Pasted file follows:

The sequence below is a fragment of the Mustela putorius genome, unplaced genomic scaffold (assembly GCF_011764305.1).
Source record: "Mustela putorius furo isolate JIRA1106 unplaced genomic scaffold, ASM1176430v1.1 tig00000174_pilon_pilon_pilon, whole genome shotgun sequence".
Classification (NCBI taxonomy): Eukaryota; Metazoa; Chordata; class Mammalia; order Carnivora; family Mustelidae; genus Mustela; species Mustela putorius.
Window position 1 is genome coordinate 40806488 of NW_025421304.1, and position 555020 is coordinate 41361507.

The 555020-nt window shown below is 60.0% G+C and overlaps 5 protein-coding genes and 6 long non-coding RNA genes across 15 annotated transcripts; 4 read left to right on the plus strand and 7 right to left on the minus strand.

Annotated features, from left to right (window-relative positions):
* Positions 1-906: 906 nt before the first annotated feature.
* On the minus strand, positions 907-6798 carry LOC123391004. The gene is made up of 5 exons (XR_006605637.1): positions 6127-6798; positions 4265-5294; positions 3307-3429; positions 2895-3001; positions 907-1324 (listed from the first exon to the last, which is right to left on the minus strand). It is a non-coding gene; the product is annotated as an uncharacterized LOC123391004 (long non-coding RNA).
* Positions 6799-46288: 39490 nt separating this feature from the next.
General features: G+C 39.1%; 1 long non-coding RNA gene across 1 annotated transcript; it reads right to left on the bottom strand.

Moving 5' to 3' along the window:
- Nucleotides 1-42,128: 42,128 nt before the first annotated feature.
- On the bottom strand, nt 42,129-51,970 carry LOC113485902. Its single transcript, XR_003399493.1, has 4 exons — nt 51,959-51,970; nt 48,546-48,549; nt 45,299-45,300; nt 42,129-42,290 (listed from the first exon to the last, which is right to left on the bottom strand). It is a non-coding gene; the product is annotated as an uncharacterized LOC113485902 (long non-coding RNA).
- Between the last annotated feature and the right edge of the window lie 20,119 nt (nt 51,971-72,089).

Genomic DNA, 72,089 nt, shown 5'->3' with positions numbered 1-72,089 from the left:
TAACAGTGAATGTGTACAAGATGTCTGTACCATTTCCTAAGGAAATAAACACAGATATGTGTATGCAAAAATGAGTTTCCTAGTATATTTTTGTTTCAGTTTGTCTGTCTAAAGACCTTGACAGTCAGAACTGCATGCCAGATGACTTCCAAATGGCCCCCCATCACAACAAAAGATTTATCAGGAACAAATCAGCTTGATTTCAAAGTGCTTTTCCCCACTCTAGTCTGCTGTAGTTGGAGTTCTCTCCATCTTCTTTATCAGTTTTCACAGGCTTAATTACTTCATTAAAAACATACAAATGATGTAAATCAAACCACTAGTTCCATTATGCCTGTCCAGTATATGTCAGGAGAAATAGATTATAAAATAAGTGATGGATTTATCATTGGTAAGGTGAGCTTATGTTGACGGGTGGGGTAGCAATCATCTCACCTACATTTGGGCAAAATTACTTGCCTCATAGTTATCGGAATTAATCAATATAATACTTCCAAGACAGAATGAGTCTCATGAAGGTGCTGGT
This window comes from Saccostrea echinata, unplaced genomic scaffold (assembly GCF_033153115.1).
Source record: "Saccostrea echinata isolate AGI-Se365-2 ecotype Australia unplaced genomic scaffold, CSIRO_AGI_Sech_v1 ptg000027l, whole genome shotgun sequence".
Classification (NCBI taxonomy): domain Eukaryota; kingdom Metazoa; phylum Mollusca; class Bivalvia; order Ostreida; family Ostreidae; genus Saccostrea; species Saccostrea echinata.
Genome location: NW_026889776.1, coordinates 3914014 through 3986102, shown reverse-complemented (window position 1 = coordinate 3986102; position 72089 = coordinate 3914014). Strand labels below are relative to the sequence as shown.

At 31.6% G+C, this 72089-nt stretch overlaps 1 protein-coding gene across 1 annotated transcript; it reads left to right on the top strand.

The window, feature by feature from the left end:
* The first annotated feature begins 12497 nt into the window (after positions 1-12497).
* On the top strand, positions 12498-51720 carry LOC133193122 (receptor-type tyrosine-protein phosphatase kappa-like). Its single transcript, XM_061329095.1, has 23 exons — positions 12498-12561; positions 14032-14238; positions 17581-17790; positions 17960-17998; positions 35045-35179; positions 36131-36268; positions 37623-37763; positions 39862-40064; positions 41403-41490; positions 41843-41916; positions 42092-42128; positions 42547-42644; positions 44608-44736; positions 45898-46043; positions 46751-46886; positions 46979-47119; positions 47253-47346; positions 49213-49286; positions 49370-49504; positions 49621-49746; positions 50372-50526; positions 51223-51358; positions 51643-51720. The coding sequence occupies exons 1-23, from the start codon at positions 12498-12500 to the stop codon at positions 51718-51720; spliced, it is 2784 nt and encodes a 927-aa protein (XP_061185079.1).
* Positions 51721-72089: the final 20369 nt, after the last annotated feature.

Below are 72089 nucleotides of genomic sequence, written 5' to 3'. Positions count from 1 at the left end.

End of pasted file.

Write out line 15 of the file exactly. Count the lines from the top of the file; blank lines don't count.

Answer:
Genomic DNA, 72,089 nt, shown 5'->3' with positions numbered 1-72,089 from the left: